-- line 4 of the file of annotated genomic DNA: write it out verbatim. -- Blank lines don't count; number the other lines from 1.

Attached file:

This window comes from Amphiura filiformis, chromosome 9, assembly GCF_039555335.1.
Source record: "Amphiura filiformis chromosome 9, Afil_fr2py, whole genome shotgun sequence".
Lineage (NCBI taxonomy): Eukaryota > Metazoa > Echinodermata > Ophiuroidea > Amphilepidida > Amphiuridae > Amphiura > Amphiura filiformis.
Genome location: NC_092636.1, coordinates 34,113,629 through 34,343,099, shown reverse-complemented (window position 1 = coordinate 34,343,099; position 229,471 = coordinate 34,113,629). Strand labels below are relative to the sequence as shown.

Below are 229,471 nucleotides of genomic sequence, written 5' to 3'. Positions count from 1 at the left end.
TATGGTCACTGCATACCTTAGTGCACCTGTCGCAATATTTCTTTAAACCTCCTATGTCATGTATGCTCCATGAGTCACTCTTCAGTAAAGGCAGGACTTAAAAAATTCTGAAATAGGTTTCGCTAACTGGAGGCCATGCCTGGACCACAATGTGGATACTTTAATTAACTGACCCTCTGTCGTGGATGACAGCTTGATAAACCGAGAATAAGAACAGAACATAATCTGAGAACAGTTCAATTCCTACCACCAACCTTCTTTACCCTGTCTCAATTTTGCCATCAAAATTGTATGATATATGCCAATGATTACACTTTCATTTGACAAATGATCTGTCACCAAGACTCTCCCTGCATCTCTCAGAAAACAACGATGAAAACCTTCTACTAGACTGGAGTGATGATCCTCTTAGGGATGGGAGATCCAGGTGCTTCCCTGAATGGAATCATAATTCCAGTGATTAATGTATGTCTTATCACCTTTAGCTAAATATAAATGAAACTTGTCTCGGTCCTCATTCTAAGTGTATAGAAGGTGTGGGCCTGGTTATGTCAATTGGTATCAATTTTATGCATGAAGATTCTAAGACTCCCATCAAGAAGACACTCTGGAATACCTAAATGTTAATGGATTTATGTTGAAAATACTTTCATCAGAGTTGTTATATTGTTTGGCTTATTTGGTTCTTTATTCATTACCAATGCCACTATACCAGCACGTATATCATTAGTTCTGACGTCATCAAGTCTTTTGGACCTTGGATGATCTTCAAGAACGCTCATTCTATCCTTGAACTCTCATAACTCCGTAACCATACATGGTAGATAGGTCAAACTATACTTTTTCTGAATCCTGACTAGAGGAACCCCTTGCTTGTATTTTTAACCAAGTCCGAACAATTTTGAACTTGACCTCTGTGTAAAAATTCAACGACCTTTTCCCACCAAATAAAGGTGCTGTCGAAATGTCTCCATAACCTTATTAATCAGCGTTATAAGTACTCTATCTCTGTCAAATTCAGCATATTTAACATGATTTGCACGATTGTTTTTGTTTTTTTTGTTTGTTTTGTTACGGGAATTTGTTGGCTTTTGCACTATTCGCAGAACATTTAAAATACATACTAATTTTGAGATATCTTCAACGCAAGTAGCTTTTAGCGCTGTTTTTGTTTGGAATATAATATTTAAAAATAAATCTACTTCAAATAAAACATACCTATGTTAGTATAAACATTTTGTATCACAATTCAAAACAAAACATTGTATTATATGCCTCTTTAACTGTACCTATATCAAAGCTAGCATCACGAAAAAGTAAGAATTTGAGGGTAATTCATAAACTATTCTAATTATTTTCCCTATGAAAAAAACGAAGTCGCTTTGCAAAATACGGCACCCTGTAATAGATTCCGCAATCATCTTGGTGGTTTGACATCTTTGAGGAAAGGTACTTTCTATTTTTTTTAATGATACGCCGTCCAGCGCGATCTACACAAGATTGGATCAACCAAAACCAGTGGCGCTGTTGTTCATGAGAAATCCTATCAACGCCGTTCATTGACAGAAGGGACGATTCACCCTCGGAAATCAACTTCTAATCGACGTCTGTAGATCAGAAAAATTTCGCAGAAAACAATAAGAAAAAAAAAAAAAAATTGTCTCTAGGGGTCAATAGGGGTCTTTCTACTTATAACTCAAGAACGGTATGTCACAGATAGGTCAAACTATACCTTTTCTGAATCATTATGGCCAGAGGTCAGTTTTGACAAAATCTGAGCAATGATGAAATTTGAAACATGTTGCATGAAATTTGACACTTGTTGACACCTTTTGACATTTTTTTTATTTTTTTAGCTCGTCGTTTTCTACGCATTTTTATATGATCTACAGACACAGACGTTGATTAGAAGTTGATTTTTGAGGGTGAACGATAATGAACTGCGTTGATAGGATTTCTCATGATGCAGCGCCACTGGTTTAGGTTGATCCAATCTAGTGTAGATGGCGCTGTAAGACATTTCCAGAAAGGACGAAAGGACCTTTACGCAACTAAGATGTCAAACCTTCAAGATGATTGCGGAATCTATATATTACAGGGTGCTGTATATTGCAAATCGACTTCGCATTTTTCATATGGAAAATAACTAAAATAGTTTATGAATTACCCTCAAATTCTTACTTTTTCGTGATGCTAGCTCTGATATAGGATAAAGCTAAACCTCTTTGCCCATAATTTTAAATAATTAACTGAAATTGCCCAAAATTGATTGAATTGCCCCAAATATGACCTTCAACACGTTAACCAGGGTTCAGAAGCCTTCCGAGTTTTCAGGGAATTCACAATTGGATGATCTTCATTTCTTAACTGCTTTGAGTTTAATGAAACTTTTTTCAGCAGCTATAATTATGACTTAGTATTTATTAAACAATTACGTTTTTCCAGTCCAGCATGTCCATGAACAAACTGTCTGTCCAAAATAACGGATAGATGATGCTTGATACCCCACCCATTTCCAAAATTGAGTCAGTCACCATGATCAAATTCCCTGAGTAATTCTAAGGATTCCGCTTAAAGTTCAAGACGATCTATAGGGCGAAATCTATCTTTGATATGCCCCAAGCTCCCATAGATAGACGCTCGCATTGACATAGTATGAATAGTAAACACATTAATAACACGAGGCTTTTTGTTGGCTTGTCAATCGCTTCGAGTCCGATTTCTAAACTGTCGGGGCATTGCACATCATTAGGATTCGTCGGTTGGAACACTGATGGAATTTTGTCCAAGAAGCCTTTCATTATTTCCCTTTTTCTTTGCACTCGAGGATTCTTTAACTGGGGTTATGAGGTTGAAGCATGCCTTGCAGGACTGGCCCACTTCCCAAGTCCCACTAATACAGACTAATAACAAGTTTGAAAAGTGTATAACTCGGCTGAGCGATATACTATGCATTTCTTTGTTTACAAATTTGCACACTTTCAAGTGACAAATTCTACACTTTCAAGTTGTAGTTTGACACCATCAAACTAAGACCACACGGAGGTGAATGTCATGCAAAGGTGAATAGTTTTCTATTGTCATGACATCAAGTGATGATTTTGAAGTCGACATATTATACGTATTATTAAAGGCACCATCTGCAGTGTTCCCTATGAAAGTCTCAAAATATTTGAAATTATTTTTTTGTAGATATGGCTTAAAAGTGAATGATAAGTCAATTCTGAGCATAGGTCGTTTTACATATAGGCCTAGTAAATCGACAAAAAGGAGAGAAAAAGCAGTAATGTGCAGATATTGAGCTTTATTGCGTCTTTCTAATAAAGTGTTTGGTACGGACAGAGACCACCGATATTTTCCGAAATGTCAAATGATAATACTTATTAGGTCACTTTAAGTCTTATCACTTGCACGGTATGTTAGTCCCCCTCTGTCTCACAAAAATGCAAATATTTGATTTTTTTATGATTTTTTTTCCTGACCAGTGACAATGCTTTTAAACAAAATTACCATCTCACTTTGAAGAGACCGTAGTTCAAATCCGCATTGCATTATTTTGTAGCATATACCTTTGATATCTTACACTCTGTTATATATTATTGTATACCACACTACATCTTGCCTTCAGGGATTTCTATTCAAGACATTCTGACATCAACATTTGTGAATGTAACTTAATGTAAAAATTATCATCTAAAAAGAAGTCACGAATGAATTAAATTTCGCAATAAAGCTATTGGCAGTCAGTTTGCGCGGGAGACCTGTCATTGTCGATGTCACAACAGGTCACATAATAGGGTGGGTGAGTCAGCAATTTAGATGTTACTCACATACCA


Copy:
Genome location: NC_092636.1, coordinates 34,113,629 through 34,343,099, shown reverse-complemented (window position 1 = coordinate 34,343,099; position 229,471 = coordinate 34,113,629). Strand labels below are relative to the sequence as shown.